I will single out disc five because it’s claimed in the booklet that it presents two recordings that have never appeared before at all, let alone on CD, namely Martinů’s Overture for Orchestra, a larky baroque fiesta, and the early Rhapsody for Large Orchestra of 1928, saturated with Dvořákian elements in its central panel. But they most certainly have appeared before, on SU 3743-2 031 so maybe something has been lost in translation when it comes to the notes: maybe what was meant was that these are premiere recordings of these pieces, which I believe is true. There’s a superb Parables – in which he followed in the recording footsteps of Turnovský and Neumann - and an equally fine Estampes, one of Martinů’s late masterpieces. Then we delve back into the vaults for the Ravel diptych, performances dating from 1973 and the very early days of his LP catalogue – with the Czech Philharmonic, perhaps surprisingly given the date, not the Brno Philharmonic. There’s more Martinů in disc six – Tre ricercari, a digital update of Turnovský and Neumann’s earlier stereo LPs. Bartók’s Divertimeto has been on CD before – it dates from 1973 – possibly because it’s with the Czech Philharmonic but the Concerto for Orchestra with the Prague Symphony (the Prahy FOK) has not. It’s quite a rare example of Bělohlávek conducting Bartók.
Standard symphonies occupy the penultimate disc: Mozart’s Prague Symphony – with the Prague Philharmonia in 2002 – and Mendelsohn’s Italian with the Czech Phil in 2006. They have been selected presumably to explore the Classical and Romantic repertoires that may have sometimes been overlooked when considering his legacy, which is very strongly tied to the music of his native soil. The final disc is a bit of a catch-all. Verklärte Nacht and Pavel Haas’ powerful Study for String Orchestra come from a disc played by the New Czech Chamber Orchestra in 1994. Then there are two excerpts from Mahler symphonies. Dagmar Peckova sings Urlicht from the Second – this excerpt was part of her Berio-and-Mahler Supraphon CD - and there’s the Adagietto from the Fifth; both these last with the Prague Philharmonia in 1995-96.
These eight CDs offer a fair and thoughtful summation of Bělohlávek’s studio legacy and demonstrate the high level of interpretative control and consistency he displayed throughout his career. I’m sure I’m not alone in hoping that in addition to the numerous downloads available, Supraphon and other labels will revisit their archives and present more examples of Bělohlávek’s art in CD format.
Bedřich SMETANA (1824-1884)
Má vlast (1872-79) [77:01]
Czech Philharmonic Orchestra, rec. 1990
Antonín DVOŘÁK (1841-1901) Symphony No. 9, Op. 95 (B. 178) (1893) [41:44]
Czech Philharmonic Orchestra, rec. 1989
Serenade for Strings in E major, Op. 22 (B.52) (1875 rev 1878) [29:50]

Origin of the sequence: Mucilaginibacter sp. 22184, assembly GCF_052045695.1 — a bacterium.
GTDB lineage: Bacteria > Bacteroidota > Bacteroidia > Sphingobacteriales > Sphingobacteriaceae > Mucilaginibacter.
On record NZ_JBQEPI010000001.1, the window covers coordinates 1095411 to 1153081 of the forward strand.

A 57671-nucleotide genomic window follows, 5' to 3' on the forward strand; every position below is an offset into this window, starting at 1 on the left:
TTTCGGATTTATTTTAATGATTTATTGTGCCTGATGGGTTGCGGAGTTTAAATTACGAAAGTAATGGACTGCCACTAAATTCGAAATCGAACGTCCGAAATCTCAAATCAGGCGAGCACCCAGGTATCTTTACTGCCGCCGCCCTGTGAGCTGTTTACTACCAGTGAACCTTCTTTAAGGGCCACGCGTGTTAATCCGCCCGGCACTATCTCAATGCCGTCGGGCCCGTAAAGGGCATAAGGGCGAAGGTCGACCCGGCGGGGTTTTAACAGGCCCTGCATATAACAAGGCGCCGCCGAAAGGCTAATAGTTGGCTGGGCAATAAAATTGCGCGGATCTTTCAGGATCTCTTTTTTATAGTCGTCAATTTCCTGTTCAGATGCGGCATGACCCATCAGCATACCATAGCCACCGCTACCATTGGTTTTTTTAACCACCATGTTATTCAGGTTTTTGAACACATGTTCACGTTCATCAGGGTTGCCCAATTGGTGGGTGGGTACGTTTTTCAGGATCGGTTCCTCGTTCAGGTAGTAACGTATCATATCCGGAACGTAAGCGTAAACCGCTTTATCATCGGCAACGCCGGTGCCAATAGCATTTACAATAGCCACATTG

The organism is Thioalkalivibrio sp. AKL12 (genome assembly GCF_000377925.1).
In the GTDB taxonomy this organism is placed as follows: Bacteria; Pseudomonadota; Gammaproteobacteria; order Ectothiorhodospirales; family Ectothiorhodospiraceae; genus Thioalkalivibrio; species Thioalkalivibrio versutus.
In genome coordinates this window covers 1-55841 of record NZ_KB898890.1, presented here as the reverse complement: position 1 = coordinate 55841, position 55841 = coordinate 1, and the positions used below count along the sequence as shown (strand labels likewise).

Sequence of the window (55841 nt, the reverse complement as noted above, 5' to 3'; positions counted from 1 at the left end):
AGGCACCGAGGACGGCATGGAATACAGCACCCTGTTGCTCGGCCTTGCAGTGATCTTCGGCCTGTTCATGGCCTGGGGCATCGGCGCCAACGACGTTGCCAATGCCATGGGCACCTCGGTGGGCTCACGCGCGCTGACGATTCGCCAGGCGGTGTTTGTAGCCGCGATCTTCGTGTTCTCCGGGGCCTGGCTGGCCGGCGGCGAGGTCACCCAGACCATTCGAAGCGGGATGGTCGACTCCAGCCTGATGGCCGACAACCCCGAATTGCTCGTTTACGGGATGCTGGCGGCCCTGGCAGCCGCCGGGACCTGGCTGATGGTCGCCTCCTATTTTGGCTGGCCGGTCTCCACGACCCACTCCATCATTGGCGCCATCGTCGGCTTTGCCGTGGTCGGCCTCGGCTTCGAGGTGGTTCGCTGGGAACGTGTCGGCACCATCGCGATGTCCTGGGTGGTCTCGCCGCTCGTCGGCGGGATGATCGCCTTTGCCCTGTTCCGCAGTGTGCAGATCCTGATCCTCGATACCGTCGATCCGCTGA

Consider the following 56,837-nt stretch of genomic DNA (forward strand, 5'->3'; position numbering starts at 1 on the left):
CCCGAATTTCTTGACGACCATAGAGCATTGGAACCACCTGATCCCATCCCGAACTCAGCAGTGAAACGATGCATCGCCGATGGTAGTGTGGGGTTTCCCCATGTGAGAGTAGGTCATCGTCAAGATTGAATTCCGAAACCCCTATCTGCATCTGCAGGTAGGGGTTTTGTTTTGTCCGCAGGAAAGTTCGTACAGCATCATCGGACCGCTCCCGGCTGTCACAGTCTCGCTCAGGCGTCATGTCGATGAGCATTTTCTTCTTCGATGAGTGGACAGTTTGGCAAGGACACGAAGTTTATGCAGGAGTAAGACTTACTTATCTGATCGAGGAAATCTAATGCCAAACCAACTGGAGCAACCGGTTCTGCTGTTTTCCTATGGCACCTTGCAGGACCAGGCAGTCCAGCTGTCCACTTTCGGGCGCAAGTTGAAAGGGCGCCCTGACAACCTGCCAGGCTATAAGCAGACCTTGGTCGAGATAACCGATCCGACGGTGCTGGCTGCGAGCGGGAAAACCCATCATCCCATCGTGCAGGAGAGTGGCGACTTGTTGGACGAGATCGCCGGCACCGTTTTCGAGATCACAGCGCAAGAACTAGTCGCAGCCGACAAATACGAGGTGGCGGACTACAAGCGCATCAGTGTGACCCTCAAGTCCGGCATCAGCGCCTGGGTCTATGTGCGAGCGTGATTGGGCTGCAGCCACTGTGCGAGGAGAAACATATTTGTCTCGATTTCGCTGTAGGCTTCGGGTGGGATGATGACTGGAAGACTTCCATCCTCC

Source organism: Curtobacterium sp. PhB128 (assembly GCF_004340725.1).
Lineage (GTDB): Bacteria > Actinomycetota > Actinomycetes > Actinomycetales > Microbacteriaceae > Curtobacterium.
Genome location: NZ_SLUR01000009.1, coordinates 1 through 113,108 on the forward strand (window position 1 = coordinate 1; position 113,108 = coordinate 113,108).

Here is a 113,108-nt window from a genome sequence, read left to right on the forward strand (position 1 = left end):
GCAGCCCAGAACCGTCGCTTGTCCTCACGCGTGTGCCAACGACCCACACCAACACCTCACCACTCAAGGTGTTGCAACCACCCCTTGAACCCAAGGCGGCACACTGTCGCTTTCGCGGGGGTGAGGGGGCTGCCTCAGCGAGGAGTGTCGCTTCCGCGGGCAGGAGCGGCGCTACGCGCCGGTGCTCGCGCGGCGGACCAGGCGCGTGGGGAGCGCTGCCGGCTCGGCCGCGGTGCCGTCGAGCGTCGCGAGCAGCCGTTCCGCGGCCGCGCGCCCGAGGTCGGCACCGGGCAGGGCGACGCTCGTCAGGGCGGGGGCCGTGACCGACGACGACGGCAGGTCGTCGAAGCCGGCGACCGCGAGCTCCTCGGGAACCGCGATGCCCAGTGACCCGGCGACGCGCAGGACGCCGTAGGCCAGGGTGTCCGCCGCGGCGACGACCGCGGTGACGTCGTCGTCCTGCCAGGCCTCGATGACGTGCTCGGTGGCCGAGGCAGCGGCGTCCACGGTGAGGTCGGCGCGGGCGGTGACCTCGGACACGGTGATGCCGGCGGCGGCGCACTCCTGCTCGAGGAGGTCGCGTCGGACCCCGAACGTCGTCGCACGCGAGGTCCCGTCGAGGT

Prague Philharmonia, rec. 1996
Josef SUK (1874-1935)
Fantastic Scherzo for Orchestra Op. 25 (1902-03) [15:35]
A Fairy Tale, Op. 16 (1900) [30:38]
Josef Suk (violin)/Prague Symphony Orchestra, rec. 1980 (Fantastic Scherzo) and 1978-79 (Fairy Tale)
Serenade for Strings, Op. 6 (1892) [29:22]
Prague Philharmonia, rec. 1996
Zdeněk FIBICH (1850-1900)
Symphony No. 3, Op. 53 [36:55]
Leoš JANÁČEK (1854-1928)
Sinfonietta (1926) [22:40]
Taras Bulba (1915-18) [22:19]
Brno Philharmonic Orchestra, rec. 1981 (Fibich), 1977 (Sinfonietta, Taras Bulba)
Bohuslav MARTINŮ (1890-1959)
Overture for Orchestra H. 345 (1953) [6:29]
Rhapsody for Large Orchestra (Allegro symphonique) H. 171 (1928) [11:45]
The Parables for Large Orchestra, H. 367 (1958) [21:17]
Estampes for Orchestra, H. 369 (1958) [18:05]
Maurice RAVEL (1875-1937)
Ma Mčre l'Oye (1911) [18:03]
Pavane pour une infant défunte (1899) [6:55]
Czech Philharmonic Orchestra, rec.1987 (Overture, Rhapsody, Parables, Estampes), 1973 (Ravel)
Bohuslav MARTINU (1890-1959)
Tre ricercari, H. 267 (1938) [15:07]
Béla BARTÓK (1881-1945)
Divertimento for Strings Orchestra, Sz113 (1939) [26:25]
Czech Philharmonic Orchestra, rec. 1989 (Ricercari), 1973 (Divertimento), Concerto for Orchestra, BB 123, Sz.116 (1943) [39:25]
Prague Symphony Orchestra, rec.1981 (Concerto)
Wolfgang Amadeus MOZART (1756-1791) Symphony No. 38, K. 504 (1786) [32:38]
Felix MENDELSSOHN (1809-1847) Symphony No. 4, Op. 90 (1833) [28:56]
Prague Philharmonia, rec. 2002 (Mozart) and 2006 (Mendelssohn)
Arnold SCHOENBERG (1874-1951)
Verklärte Nacht, Op. 4 [28:14]
Pavel HAAS (1899-1944)
Study for String Orchestra (1943) [8:11]
New Czech Chamber Orchestra, rec. 1994
Gustav MAHLER (1860-1911)
Symphony No. 5: I. Adagietto. Sehr langsam [9:41]
Symphony No. 2 Resurrection: I. Urlicht. Sehr feierlich, aber schlicht [5:18]
Dagmar Peckova (mezzo soprano)/Prague Philharmonia, rec. 1995 (Symphony 5) and 1996 (Symphony 2)